Talking on the phone or to a friend or basically anyone other than your toddler can become more of a chore as your toddler’s vocabulary grows. While it is great that they can talk so much, it can also be exasperating when they constantly interrupt your conversations with other people. But you can’t blame you toddler entirely.

Aside from their natural disposition that allows them to believe that their parent’s world revolves around them, toddlers also have a short-term memory. If they don’t tell you right now that they finished the puzzle, they’ll forget. And they don’t want you to miss out on hearing about any of their accomplishments. So, what can you do to curb their constant interjections?

Be the Best Example You Can Be
It’s no secret that children of any age mimic the behavior of those around them. If you have a habit of cutting off other people while they are talking, then there is a good reason why your toddler believes this is acceptable behavior. Take stock of your actions and make sure you allow people to finish what they are saying before you respond, especially to your toddler.

If you do cut in, apologize and allow the other person to finish. Not only are you teaching your toddler proper manners (“I’m sorry. Please continue”), but you are also demonstrating the ability to admit to a mistake, which is always an important lesson for children to learn.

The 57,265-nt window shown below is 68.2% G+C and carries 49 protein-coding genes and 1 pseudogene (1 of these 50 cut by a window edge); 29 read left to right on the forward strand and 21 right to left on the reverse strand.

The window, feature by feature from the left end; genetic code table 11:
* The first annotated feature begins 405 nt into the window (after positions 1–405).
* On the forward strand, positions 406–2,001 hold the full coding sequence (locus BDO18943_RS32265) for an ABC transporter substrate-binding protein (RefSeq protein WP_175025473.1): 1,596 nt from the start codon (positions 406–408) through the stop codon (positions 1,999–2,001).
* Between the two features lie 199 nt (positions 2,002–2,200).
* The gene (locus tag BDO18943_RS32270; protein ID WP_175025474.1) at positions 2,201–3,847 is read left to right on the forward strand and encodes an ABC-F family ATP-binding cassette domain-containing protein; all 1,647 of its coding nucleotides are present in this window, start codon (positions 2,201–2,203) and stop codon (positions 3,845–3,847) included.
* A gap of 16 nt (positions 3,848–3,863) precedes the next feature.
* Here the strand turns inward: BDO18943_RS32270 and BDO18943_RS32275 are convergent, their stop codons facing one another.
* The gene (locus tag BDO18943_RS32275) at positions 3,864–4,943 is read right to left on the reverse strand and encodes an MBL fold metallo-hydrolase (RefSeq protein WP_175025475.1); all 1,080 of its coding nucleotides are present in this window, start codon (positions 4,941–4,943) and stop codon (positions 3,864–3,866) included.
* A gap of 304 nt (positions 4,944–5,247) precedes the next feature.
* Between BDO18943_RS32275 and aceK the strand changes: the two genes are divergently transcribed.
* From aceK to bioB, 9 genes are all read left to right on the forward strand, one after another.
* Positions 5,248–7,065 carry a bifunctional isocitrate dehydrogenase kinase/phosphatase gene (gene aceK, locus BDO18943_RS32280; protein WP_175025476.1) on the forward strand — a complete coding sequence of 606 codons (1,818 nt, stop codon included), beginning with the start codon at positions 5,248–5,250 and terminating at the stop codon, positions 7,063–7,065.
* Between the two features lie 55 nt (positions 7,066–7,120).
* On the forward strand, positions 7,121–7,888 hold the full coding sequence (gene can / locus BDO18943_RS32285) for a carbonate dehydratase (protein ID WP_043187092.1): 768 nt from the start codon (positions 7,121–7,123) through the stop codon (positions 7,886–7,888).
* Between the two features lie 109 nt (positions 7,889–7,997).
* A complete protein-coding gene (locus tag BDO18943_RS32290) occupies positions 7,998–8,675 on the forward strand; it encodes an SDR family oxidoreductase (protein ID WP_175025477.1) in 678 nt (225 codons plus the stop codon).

To help reinforce the lessons on etiquette that you are trying to teach your toddler, buy some books that deal with proper manners in a child-friendly way.

When you know that you will be unable to give your toddler some attention for a while, sometimes distracting your toddler can help you have a full conversation.

If you are meeting a friend, see if you can schedule your date for somewhere child friendly, like a home or a park. Although you may prefer to meet at a nice little café, they offer very little entertainment for toddlers. Your two-year-old will have a hard time sitting still for an hour or two with little to do. Meeting somewhere that there is space for them to play and run around (while you keep watch over them), will help you and your friend have a more enjoyable time.

On the Phone
Toddlers always seem to have the most important things to tell you when you are on the phone. While they may not be able to wait until you are off the phone, making them wait a moment before you pause your conversation to hear them out will help them learn the art of waiting.

If you have a cordless phone, you may find it easier to move about with your toddler as you talk. If you can sit in the backyard with them and then head inside for some coloring, your toddler will still feel as though they have your attention. However, sometimes all a toddler needs is to sit on mommy’s lap while they talk. This lets them feel as though they at least have some of your attention.

Patience is a Virtue
Teaching your toddler about waiting will help you talk with others uninterrupted. If your toddler wants to play but you first need to make a phone call, then let your daughter know that mommy can play when the egg timer goes off. Set your egg timer for however long you think your phone call will take (but no more than five minutes) and make your call. When the timer goes off, finish your conversation and then join your toddler for some playtime. This way, your toddler knows that something positive comes out of waiting.

And don’t forget to thank them for being so patient. Good behavior comes out of verbal encouragement. When your daughter has quietly colored while you talked on the phone, thank her. When your son has patiently waited for a break in the adults’ conversation to speak, thank him. Soon, you will find your toddler has the best manners on the block.